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Wednesday
Mar092011

Study: More Trauma Patients Surviving Hospital Stay

Thomas Northcut/Thinkstock(SEATTLE) -- The quality of care received by injured patients on the scene and in hospital trauma centers plays an important role in their ability to leave the hospital alive. A new study of trauma patients finds that many more are surviving their hospital stay, however, survival rates at three years for these patients are lower than expected. 

An ambulance is often the quickest way to transport an injured patient to the hospital for treatment. Once inside a trauma center, that treatment is critical to their overall survival.

Researchers in Washington state found patients who die from their injuries while in the hospital decreased from eight percent in 1995 to about five percent in 2008. "That's the good news. So many more patients survive the hospital stay and get discharged," says Dr. Sam Arbabi from Harborview Medical Center, in Seattle and co-author of the study. He then wanted to know where these patients go after leaving the hospital and what their long-term survival rates are. Researchers analyzed statewide trauma records that were linked to death certificate data over a period of 14 years. "Overall trauma patients have a higher likelihood to die even if they survive their injury in the hospital compared to non-trauma patients," according to Dr. Arbabi.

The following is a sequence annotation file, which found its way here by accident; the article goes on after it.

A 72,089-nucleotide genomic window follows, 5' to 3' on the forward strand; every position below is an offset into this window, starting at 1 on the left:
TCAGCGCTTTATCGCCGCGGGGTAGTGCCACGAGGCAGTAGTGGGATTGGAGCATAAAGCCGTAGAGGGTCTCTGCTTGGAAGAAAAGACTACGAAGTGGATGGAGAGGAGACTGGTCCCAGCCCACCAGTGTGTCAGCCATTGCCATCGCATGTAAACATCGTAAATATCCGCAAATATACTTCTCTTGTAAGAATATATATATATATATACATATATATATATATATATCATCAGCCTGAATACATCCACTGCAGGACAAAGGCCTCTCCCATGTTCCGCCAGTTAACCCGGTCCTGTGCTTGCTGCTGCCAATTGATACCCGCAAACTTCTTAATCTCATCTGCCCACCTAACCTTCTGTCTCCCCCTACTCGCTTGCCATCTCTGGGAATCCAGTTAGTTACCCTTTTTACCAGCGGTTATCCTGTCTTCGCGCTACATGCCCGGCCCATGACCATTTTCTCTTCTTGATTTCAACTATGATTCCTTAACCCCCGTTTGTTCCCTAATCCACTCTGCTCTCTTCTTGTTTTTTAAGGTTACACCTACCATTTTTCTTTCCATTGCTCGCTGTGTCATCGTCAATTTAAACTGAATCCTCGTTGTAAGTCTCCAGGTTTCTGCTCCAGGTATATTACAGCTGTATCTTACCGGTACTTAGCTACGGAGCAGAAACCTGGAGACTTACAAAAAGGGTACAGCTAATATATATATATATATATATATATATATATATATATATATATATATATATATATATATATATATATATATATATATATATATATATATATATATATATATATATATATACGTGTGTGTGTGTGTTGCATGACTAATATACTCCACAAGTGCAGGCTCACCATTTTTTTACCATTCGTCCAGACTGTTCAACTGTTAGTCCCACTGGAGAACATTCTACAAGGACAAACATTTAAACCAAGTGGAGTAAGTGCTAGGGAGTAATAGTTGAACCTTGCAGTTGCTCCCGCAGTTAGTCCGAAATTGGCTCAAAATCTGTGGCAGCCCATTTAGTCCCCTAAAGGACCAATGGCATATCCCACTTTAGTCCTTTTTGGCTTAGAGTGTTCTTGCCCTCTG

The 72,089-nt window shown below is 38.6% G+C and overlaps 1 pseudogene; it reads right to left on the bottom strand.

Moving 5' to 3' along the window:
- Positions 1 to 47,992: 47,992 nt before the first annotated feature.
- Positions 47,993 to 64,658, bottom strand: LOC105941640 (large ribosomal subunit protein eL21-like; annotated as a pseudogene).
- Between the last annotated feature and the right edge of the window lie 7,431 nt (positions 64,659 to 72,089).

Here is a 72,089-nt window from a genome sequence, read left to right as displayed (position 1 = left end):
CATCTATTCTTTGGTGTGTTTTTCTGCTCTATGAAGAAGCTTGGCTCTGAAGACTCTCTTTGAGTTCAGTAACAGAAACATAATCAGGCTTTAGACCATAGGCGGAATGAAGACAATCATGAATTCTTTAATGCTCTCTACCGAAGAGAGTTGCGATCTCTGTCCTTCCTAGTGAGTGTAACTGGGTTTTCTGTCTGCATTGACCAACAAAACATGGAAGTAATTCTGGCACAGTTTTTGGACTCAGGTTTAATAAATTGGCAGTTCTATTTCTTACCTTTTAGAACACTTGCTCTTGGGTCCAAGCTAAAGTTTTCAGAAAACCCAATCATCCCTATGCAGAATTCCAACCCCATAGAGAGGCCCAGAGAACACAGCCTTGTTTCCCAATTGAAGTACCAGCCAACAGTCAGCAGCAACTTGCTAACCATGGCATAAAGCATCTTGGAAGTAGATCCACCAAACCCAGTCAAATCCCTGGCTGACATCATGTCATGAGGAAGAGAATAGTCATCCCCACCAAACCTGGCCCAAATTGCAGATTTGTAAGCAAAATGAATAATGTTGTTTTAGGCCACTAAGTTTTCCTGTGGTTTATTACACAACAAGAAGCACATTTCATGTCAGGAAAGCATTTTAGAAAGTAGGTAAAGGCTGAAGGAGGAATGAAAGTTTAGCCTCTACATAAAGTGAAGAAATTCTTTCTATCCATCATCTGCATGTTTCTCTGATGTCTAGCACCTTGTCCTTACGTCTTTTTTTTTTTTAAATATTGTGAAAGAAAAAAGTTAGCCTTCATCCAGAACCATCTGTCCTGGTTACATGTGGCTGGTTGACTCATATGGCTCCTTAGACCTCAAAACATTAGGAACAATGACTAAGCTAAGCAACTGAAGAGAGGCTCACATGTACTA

The study appears in this week's Journal of the American Medical Association

After hospitalization for trauma, about half the patients go home, the rest are admitted to rehabilitation or skilled nursing facilities.  "Patients that get discharged to skilled nursing facilities as opposed to patients that get discharged to rehab centers or patients that get discharged home have higher risk of death in one year and three years," according to Arbabi.  Researchers do emphasize that patients released to skilled nursing facilities are often older and lower functioning than those who go elsewhere. "It doesn't suggest that skilled nursing facility is the cause, it's an association but it does suggest that there is an area that we can improve outcomes," Arbabi points out.

Researchers say the next step would be compiling outcome data from skilled nursing facilities like hospitals provide to look at ways of increasing survival rates at those facilities.

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ABC News Radio